Give Kids Money or Make ‘Em Earn It?

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When your child starts asking for an allowance, it's up to you to decide whether or not they should earn the money.

Parents go around and around on this topic: money (allowances) for kids. Should you give them money for chores done around the house? Or, are chores simply a part of family life? It’s debatable.

It’s only when your child starts hearing about how much money her friend at school gets (and for nothing) that she starts to ask where her money is. She wants to have a little spending cash on the weekends, too. But, it’s up to you as to whether or not it’s just an allowance or she has to earn it through chore completions.

Allowance Vs. Money Earned

In the book, Put Yourself in Their Shoes, parenting expert and author Barbara Meltz says that early in grade school is a good time for a child to start learning about money by getting an allowance. But before you arbitrarily set a price, talk with your child about your expectations of what she should do with her earned money. Arrive together at what a good amount is. (If part of the teaching experience is to be about saving, the the allowance needs to be enough so that your child can put some aside.) Meltz suggests starting at $3 a week for a 7-year-old, and giving an allowance twice a month rather than weekly.

No allowance here,” says local mom Lisa R Brown. “Regular chores must be done first (no money for these), then he can pick from extra chores to earn money. No one just gives me money. He also has to pay for anything extra he wants.”

Personal finance expert Dave Ramsey says a commission may work better than an allowance — to pay by the job. For instance, if your child helps with laundry, pay her .50 cents. You can post a list of jobs your child needs to complete throughout the week with the amount stipulated for the job. By the end of the week, add up how much she earns based on jobs completed. Ramsey says this approach helps kids get on board with new things that need doing quicker than you may realize!

“We give our kids an allowance and then if they don’t fulfill their stated (and printed out) responsibilities, they can lose money,” says local mom Alissa Beuerlein. “From studies we’ve seen this works well and has worked well for our boys! It’s a pretty good motivator. We also don’t buy them toys or things they want unless it’s Christmas or birthday, so they save up for things they want with their allowance. This gives them some sense of responsibility with money,” she adds.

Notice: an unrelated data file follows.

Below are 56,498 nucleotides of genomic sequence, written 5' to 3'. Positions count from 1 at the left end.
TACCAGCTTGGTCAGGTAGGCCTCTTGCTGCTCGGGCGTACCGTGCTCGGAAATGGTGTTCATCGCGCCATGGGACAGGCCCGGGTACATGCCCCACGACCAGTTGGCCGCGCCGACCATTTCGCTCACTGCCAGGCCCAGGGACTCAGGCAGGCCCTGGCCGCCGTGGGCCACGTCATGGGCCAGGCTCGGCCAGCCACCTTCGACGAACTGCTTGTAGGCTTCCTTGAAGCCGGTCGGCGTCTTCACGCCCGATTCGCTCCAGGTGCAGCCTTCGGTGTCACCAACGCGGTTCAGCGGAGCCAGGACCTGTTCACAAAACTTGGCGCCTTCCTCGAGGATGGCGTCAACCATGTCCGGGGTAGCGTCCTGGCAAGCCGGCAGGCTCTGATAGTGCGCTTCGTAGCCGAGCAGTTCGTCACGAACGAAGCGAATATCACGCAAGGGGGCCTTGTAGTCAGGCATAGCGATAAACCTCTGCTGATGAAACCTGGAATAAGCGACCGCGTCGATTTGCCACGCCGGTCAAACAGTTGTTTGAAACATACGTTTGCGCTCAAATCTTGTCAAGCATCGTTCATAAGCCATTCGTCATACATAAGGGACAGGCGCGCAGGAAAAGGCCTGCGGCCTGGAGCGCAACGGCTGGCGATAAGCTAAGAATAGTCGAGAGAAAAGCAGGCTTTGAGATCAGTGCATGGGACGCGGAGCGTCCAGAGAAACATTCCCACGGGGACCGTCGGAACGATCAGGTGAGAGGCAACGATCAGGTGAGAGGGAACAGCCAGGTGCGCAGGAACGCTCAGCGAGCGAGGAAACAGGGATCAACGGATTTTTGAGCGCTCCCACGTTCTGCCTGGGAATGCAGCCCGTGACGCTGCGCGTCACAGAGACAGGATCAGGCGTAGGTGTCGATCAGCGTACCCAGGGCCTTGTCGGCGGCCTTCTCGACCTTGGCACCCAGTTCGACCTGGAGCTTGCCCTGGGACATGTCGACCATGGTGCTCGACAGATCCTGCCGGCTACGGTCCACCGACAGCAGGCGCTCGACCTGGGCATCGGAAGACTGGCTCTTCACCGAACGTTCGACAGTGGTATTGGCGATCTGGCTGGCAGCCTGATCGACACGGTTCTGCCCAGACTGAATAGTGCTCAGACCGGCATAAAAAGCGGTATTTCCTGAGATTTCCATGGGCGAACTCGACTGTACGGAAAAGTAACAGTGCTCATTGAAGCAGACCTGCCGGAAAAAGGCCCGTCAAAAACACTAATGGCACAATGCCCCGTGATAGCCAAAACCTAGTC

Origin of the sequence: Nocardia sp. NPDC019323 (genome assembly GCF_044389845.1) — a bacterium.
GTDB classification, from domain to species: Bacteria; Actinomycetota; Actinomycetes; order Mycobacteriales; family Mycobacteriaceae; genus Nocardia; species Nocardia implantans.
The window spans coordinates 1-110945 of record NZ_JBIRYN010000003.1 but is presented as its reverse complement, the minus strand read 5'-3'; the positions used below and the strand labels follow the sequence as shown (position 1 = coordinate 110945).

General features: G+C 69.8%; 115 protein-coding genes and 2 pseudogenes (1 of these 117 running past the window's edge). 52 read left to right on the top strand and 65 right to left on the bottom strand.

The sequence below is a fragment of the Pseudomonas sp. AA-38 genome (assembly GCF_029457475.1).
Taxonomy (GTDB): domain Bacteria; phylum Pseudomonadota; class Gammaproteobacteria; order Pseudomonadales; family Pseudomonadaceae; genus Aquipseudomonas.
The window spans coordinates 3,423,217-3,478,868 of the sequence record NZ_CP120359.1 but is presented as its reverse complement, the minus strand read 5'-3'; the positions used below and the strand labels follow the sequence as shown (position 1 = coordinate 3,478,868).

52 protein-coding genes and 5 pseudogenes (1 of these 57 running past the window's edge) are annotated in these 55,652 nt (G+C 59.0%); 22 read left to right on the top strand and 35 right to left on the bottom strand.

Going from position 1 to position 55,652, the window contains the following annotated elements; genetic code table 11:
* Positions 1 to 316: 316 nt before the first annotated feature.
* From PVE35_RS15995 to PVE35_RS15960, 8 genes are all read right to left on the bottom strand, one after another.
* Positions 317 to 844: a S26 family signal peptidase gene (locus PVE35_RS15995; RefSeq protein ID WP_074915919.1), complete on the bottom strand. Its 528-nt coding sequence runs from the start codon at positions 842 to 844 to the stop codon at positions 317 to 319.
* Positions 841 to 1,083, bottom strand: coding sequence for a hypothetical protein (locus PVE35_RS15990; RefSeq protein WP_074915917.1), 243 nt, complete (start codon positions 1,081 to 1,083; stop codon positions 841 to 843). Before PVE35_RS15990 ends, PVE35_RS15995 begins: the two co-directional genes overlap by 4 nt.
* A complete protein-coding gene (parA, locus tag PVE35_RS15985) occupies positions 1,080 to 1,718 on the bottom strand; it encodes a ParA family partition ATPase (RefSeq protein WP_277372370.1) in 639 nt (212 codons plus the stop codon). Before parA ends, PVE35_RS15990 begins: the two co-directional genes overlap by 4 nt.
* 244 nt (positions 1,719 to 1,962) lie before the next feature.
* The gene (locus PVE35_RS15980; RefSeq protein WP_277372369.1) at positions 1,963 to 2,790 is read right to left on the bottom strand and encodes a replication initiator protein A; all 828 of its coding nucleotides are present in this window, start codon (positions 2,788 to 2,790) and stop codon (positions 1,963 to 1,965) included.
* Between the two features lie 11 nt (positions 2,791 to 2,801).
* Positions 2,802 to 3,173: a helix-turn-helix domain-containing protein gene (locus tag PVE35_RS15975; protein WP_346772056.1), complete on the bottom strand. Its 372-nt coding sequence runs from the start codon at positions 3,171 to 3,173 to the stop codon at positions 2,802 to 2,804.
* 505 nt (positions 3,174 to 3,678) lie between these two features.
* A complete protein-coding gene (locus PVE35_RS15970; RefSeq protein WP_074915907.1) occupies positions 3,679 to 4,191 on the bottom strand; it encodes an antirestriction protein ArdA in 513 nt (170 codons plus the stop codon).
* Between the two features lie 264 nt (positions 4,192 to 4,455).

But, how much do you give a child? Local mom Tammy Worley Holloman says she has a good system in place. “Our 12-year-old earns $12 a week ($1 for each year),” says Holloman. “That’s for chores such as taking out the trash, doing dishes and doing his laundry. Since we just started it, we may make adjustments. He’s our one and only, so we’re learning along the way,” she adds.

Handing Over the Cash

The decision is made. Your child now can have an allowance or earn it by doing chores. Now, it’s time to decide how to hand that money over. One parent suggested using a prepaid credit card. It was her choice seeming how her child like to shop online. However, local parents are not keen on the idea.

“How about actually taking her to a physical store instead of shoving another electronic device in front of her?” asks local mom Amber Vanderline. “Teach her to go out and do things for herself. Not everything needs to be delivered to the door.” She says her son gets an allowance, but she takes him shopping when he wants to go. “It sickens me that you can now have Alexa read your child a bedtime story! Parents are really getting lazy and detached from doing things like that for their children. It’s incredibly sad,” adds Vanderline.

However, local mom Jill Crigger Perryman disagrees. “My 12-year-old and I hate shopping,” says Perryman. “Online shopping is a win for us. It’s not about being lazy — it’s about being overwhelmed. We sit together, look and shop. It takes 30 minutes, and that leaves lots more time for other things we actually enjoy,” she adds.

Other parents suggest you put the money into a checking account for her. Maybe a big piggy bank is all you need.

Kiera Ashford is associate editor of Nashville Parent and mother of three.

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